But, by the law of nature, where a man has suffered injuries of the kind just referred to, whether they are such as he might obtain redress for, by the laws of civilized society or not, it would be difficult to show that he had not a right to use the same means to obtain reparation, which he has in case of other injuries offered to his person. Those injuries, for which no action can be maintained before the tribunals of justice established in an organized community, are supposed by the law to be too inconsiderable to be a subject of legal animadversion; and as the exercise of the right of obtaining reparation personally, would lead to continual breaches of the peace, the policy of society forbids recourse to any such measures. In this way it happens, that no redress whatever can be had for words of mere contumely or insult. Yet, unfortunately, it seems that those very injuries, which consist in opprobrious language, considered by the law of too little consequence to maintain an action, are among the most frequent causes of bloodshed by duels. For, men, who are not under the influence of Christianity, if they find that they cannot obtain protection or reparation under the laws of society, which it was organized to furnish, are very apt to consider the law of nature as still so far subsisting; and therefore adopt the same measures to obtain redress for such wrongs, as if no society had ever been organized. This view of the subject points out at once, both the cause and the remedy of dueling. For, legislation against dueling will always remain unavailing, until either some adequate means of obtaining redress, for such injuries as commonly lead to duels, are provided by law; or, such heavy penalties are imposed, as will prevent such injuries from being offered. Such measures, it is true, would considerably abridge the freedom of speech among a certain class in society, but, it cannot be doubted, that an advantage would arise to the public in general, from such a restraint upon the licentious and ill bred.

Free_PressIn the first amendment to the constitution, congress is prohibited to pass any law, to abridge the freedom of speech or of the press. It has never been pretended, that congress has any power to enlarge the natural right, which men have of communicating their sentiments to each other, and consequently this amendment was made merely in order to prevent this natural right from being abridged. When, therefore, the limits of this natural right are once clearly ascertained, no law, though made by congress for the express purpose of punishing those, who overstep the limits of this natural right, will be unconstitutional on the mere ground that it abridges the freedom of speech. For, as it is the natural right which congress is forbidden to abridge, if congress merely punishes those acts which have no authority at all in natural right, the constitution will not be violated. This view of the subject is sufficient to show, that congress is not prohibited by this amendment to the constitution, to enact any laws which they may think proper, to punish libels upon those who are engaged in the administration of the general government. For, no man has any natural right to slander another, by inventing, circulating and publishing malicious falsehoods in relation to his character. Consequently, no natural right is infringed by a law enacted to punish such injuries.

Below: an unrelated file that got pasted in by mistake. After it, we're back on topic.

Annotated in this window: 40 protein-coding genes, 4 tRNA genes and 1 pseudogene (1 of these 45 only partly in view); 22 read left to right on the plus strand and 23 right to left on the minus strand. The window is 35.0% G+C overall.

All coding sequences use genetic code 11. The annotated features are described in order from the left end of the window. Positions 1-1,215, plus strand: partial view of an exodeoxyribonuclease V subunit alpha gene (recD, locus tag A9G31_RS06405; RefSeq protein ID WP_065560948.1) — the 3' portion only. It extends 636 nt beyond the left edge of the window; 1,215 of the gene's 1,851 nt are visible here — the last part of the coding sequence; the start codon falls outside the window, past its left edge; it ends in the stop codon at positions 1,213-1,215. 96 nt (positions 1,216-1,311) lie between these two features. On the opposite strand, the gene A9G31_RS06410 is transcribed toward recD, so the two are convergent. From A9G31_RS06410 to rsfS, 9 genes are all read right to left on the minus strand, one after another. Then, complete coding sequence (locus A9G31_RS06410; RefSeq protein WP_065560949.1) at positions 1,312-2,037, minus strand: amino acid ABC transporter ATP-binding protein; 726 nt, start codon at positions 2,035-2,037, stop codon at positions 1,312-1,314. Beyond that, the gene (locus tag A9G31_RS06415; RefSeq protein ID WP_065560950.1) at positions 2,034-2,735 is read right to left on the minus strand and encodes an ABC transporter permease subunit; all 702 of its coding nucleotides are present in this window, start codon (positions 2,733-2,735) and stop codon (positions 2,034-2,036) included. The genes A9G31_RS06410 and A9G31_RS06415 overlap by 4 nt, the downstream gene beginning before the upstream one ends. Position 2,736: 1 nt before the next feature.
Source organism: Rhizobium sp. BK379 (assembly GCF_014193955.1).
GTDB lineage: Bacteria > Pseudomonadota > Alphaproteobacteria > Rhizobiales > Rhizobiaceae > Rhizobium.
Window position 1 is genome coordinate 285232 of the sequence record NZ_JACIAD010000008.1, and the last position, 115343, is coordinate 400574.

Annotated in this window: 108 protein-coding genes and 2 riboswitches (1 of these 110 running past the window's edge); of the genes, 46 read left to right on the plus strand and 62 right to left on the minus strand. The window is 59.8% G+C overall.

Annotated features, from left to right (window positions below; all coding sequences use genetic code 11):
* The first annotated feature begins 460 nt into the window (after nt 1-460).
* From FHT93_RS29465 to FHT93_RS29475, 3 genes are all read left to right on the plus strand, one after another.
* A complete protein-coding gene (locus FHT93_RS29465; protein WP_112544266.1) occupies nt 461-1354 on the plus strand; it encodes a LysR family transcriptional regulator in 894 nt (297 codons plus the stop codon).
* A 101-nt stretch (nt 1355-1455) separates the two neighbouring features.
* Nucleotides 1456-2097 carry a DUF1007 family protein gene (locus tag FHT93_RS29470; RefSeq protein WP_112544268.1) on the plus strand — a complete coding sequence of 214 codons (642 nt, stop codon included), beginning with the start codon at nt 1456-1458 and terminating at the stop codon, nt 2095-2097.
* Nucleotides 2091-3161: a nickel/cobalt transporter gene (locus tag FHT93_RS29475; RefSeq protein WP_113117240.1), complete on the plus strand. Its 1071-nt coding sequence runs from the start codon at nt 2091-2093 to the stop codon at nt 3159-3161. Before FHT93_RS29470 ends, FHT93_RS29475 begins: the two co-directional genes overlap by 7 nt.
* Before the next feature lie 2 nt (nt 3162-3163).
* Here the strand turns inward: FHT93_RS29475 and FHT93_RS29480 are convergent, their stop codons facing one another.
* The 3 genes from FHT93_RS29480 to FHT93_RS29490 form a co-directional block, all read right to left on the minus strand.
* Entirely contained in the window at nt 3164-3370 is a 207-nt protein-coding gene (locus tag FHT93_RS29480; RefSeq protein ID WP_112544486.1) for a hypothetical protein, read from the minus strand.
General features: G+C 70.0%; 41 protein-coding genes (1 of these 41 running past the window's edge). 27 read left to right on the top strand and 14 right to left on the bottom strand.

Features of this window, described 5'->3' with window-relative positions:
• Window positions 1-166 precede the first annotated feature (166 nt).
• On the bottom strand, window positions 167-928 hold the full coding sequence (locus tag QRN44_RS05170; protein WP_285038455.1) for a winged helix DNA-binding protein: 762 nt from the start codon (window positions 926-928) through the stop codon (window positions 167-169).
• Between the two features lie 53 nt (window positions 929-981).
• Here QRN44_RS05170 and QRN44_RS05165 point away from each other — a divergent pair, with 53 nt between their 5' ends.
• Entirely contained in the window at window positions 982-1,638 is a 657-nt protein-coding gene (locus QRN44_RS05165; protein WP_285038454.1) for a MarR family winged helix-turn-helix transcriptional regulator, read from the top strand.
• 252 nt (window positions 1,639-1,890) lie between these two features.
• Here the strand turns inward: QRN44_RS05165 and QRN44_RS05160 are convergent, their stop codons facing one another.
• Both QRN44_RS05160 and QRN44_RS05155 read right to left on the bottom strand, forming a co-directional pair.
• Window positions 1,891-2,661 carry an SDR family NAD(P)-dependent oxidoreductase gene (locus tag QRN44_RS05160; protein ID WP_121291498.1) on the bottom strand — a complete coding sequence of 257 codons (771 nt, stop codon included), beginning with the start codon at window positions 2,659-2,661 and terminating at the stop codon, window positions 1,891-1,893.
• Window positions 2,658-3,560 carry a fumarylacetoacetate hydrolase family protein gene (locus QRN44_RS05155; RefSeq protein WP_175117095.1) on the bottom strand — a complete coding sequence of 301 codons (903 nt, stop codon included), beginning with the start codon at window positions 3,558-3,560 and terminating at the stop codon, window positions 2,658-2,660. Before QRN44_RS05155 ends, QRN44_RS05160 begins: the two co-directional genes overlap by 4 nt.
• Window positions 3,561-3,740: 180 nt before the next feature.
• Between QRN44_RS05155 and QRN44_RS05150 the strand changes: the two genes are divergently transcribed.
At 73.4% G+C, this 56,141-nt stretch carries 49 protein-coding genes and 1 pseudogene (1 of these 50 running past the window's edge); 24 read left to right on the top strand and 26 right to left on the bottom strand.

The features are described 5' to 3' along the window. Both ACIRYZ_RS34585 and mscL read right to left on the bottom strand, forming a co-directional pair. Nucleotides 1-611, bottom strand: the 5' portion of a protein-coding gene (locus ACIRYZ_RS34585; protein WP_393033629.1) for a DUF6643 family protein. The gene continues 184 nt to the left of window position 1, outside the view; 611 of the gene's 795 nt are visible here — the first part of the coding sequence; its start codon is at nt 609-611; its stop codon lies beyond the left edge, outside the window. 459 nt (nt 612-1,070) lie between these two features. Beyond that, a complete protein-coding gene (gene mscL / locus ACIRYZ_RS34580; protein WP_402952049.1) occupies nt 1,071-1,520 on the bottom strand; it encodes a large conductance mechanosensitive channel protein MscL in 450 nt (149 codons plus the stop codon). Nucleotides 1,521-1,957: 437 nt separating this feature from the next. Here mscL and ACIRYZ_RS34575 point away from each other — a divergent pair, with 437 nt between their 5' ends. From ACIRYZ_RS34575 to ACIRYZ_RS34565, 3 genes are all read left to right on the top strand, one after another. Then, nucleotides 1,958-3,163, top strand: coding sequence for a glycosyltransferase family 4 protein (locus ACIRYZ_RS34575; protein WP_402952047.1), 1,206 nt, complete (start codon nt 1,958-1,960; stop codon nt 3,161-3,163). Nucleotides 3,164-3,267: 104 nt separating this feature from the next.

In republican governments, however, as the election of the rulers is made by the people, it is necessary, in order to put it in their power to make a judicious selection, that they should have great freedom, both in discussing the tendency of all public measures of the administration, as well as the conduct of all public officers. They ought also to be permitted to express their conjectures or suspicions as to the motives by which those officers are actuated. They ought also to be allowed to communicate to each other, with the utmost freedom, what they know or have heard, as to the principles, religious, moral or political, of any candidate for any public office, who consents to stand, as likewise, as to his general private character or conduct. This freedom seems necessary to enable the people to give their votes with proper intelligence and discrimination. Because, a bad moral character is decisive proof, that a man is not properly actuated by religious principles, however he may profess them, and no man whose conduct is not thus actuated, is a safe depositary of any office of trust, public or private.

But, no man has a right, either legal or moral, to traduce the character of any candidate for public office, upon mere surmise. If therefore he undertakes to state any facts or circumstances, which are injurious to the character of a candidate for office, it ought not to be considered any abridgment of the freedom of speech, or of the press, that he should be held answerable for damages in a civil action, unless he can prove the truth of his statements; and, if such false statements are circulated through the medium of the press, there is no hardship upon the wrongdoer, in holding him answerable criminally, on an indictment for a libel.

With regard to the constitution of the United States, as well as the constitutions of the respective states, as also, the general and state administrations, it is essential to the liberty and welfare of the citizens, that great freedom of observation and discussion should be permitted. Because, if there is any thing defective in the Federal Constitution, or, in any of the state constitutions, the people ought to have an opportunity of having it pointed out, in order to avail themselves of the power of amendment, which is reserved to them. So, if any measures of the general administration, should be thought to be inexpedient, unjust or dishonorable, the citizens ought to have a right to express their opinions to each other, in order that those rulers or other officers, who may have forfeited the confidence of the people and betrayed their own trust, may be removed from office. The same reasons apply to the state administrations. Great latitude of remark should be permitted here, because freedom of remark and discussion on these topics, tend to enlighten the people and enable them to remedy any particular evils which may be found either in the frame of government, or in the laws, or in the administration of public affairs in general.